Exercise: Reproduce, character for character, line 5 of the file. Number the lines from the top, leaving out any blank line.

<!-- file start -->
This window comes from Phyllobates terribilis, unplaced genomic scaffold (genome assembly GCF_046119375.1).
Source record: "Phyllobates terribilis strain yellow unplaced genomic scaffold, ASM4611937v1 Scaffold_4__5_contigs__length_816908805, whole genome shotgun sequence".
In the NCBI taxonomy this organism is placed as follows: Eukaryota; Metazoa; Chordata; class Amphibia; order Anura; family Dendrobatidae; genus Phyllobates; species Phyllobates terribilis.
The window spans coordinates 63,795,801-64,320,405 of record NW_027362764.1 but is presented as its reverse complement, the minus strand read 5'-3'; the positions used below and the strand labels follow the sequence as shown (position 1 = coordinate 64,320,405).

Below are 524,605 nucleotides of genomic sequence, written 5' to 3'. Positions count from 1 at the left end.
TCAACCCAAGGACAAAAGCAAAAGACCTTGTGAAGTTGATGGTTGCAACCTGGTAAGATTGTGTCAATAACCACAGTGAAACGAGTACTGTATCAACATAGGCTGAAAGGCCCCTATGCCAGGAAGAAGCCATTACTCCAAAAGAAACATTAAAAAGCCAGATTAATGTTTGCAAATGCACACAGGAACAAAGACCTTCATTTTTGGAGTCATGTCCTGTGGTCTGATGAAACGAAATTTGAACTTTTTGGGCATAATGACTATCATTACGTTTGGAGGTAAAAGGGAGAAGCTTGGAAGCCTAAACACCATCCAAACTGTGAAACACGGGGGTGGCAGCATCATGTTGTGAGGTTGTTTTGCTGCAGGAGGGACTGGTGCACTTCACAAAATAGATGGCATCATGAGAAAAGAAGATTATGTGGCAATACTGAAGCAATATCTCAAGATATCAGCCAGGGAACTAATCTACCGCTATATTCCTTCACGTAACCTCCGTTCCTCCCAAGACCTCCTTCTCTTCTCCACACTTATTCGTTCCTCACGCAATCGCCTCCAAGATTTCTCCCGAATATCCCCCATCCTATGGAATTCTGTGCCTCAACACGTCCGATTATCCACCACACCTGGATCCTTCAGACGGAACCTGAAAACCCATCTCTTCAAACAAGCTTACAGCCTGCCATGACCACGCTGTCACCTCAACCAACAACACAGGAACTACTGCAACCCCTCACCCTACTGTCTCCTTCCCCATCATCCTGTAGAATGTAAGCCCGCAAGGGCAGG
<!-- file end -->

Below are 524,605 nucleotides of genomic sequence, written 5' to 3'. Positions count from 1 at the left end.